In her speech today the Prime Minister declared the government’s eight-year programme of austerity over, but recent analysis from the New Economics Foundation shows that without a significant change of direction, services without spending protections could face further austerity after a decade of cuts. This includes vital areas of service provision that are now facing a continuation of cuts over the next five years (from 2019/​20 to 2023/​24):

  • Prisons are facing cuts of £70 million per year by 2023/​24, compared with 2019/​20
  • Public health (which covers things like addiction services) could be cut by £80 million per year by 2023/​24
  • Housing and planning (including schemes to incentivise building new homes and homelessness prevention) risk cuts of £30 million per year by 2023/​24

The analysis shows that government could meaningfully end austerity when the total amount of money available for the 2019 Spending Review is announced at the Budget this autumn. NEF modelling has demonstrated that the Treasury has room to borrow £24.1 bn more (by 2023/​24) even within its own deficit targets, while there is also the potential to raise tax contributions from the most well off.

Miatta Fahnbulleh, CEO of the New Economics Foundation, said:

The decade of austerity so far has arguably been the worst policy error in a generation, causing untold misery for millions as our economy has slowly but surely fallen apart. Today the Prime Minister has called time on austerity, which is a big claim. Our research has shown that under current government plans, austerity for many vital areas of public service is set to continue.

Austerity won’t end by itself. Our recent analysis shows that unless the Government changes course significantly, key services like prisons and public health are facing yet more cuts. If the Prime Minister is genuine about wanting to end austerity, which should be warmly welcomed if so, she must ensure her promise isn’t empty — that means the government recognising there is space to borrow £24bn more even within its own deficit target, and ensuring there is serious additional investment in public services.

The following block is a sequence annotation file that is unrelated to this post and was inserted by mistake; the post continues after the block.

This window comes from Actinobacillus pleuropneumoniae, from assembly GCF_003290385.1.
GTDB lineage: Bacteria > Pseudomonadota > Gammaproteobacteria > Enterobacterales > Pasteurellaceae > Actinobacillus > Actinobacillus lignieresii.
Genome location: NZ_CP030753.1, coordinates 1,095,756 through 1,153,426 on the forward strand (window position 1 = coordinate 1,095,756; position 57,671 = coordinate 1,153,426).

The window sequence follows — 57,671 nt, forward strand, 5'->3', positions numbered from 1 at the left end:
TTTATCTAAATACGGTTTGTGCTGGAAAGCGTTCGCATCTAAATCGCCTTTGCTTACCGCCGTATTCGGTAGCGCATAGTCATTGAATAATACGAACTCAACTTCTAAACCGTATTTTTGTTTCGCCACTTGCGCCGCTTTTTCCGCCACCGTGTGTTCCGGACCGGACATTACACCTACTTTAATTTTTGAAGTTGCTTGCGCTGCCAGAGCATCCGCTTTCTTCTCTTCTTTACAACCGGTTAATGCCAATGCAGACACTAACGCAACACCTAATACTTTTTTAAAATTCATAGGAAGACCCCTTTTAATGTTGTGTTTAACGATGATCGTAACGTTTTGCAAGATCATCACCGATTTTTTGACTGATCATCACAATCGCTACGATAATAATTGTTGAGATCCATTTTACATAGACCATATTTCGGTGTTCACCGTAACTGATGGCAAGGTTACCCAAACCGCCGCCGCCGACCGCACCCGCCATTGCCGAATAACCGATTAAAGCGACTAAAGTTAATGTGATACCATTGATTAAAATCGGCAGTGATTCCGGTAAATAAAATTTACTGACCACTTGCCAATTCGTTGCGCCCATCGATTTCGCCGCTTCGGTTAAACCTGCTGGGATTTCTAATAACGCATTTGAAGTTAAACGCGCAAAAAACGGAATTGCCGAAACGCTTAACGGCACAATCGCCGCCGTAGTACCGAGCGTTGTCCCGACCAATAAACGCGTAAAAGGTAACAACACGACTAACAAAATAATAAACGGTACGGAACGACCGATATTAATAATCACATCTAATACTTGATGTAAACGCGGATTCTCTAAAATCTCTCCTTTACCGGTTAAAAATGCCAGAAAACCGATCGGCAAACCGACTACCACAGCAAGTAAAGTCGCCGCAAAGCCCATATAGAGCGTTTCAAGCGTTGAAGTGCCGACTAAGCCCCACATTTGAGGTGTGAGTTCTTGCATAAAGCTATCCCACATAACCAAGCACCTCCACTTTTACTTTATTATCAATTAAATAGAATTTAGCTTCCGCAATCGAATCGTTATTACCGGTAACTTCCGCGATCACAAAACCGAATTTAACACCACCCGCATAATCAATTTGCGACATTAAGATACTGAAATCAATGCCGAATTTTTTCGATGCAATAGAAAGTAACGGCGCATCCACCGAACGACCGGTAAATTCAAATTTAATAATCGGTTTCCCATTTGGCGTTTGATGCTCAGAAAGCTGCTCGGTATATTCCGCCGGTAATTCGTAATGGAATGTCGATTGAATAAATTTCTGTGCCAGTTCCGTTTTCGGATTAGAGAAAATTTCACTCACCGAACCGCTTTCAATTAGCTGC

All eyes will now be on the Chancellor’s Budget at the end of the month. Then we’ll see if he is prepared to make the commitments which would turn mere rhetoric into reality and genuinely start to repair the damage caused by austerity.”


Notes

The paper Austerity by stealth? The Chancellor’s options for the next Spending Review is available at https://​newe​co​nom​ics​.org/​2​0​1​8​/​0​9​/​a​u​s​t​e​r​i​t​y​-​b​y​-​s​t​ealth

This research is the first in a series from NEF about the 2019 Spending Review. It uses NEF’s new departmental spending model to project forward and simulate different government spending review settlements across three illustrative scenarios. Together, they show government has the space to either meaningfully end austerity, or even go further and reverse some of the harm caused in recent years.

The model used in this paper was built by NEF to look at UK departmental spending, consistent with UK Treasury accounting and OBR forecasting data. This paper is intended as the first in a series of reports to make use of this new analytical capability.

NEF’s model adopts the OBR projection for total resource DEL, rolled forward for one additional year to 2023/​24 – the likely final year of a four year spending review – and revised upwards to reflect the profile of additional spending that has been announced for the NHS. To simulate individual department and sub-department budgets within DEL, we roll forward all current major protections’ from the current plans into the next spending review period, taking the latest government plans for 2019/​20 as our baseline. Devolved and non-protected budgets are then projected forward, also from respective 2019/​20 baselines, using an equation that allocates remaining funding within total DEL such that both the overall spending envelope isn’t breached but that the Barnet Formula is satisfied with respect to all relevant department budgets.

Cuts to non-protected, non-devolved departments have been estimated by assuming that the overall squeeze on spending estimated impacts smaller budgets in proportion to their size. Figures are presented in 2018/​19 prices, and rounded to the nearest £10m.

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